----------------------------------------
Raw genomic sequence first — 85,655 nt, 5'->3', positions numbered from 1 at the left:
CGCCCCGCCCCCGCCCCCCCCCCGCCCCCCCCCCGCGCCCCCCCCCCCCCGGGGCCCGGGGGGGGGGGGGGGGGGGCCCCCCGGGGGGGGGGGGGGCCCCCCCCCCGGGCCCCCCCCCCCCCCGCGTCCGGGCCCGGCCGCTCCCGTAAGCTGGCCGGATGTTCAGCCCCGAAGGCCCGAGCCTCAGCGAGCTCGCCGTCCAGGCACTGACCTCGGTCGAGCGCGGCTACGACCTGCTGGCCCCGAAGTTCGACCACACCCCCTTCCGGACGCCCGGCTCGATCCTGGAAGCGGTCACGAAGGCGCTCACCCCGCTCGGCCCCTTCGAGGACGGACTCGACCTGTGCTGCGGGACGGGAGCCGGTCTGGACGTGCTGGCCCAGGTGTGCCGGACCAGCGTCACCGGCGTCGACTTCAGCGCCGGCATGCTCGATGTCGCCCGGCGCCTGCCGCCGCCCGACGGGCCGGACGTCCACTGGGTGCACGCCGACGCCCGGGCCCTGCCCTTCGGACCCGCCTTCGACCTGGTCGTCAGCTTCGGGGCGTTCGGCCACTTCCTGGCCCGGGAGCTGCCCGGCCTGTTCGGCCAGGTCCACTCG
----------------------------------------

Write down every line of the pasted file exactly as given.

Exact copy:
Raw genomic sequence first — 85,655 nt, 5'->3', positions numbered from 1 at the left:
CGCCCCGCCCCCGCCCCCCCCCCGCCCCCCCCCCGCGCCCCCCCCCCCCCGGGGCCCGGGGGGGGGGGGGGGGGGGCCCCCCGGGGGGGGGGGGGGCCCCCCCCCCGGGCCCCCCCCCCCCCCGCGTCCGGGCCCGGCCGCTCCCGTAAGCTGGCCGGATGTTCAGCCCCGAAGGCCCGAGCCTCAGCGAGCTCGCCGTCCAGGCACTGACCTCGGTCGAGCGCGGCTACGACCTGCTGGCCCCGAAGTTCGACCACACCCCCTTCCGGACGCCCGGCTCGATCCTGGAAGCGGTCACGAAGGCGCTCACCCCGCTCGGCCCCTTCGAGGACGGACTCGACCTGTGCTGCGGGACGGGAGCCGGTCTGGACGTGCTGGCCCAGGTGTGCCGGACCAGCGTCACCGGCGTCGACTTCAGCGCCGGCATGCTCGATGTCGCCCGGCGCCTGCCGCCGCCCGACGGGCCGGACGTCCACTGGGTGCACGCCGACGCCCGGGCCCTGCCCTTCGGACCCGCCTTCGACCTGGTCGTCAGCTTCGGGGCGTTCGGCCACTTCCTGGCCCGGGAGCTGCCCGGCCTGTTCGGCCAGGTCCACTCG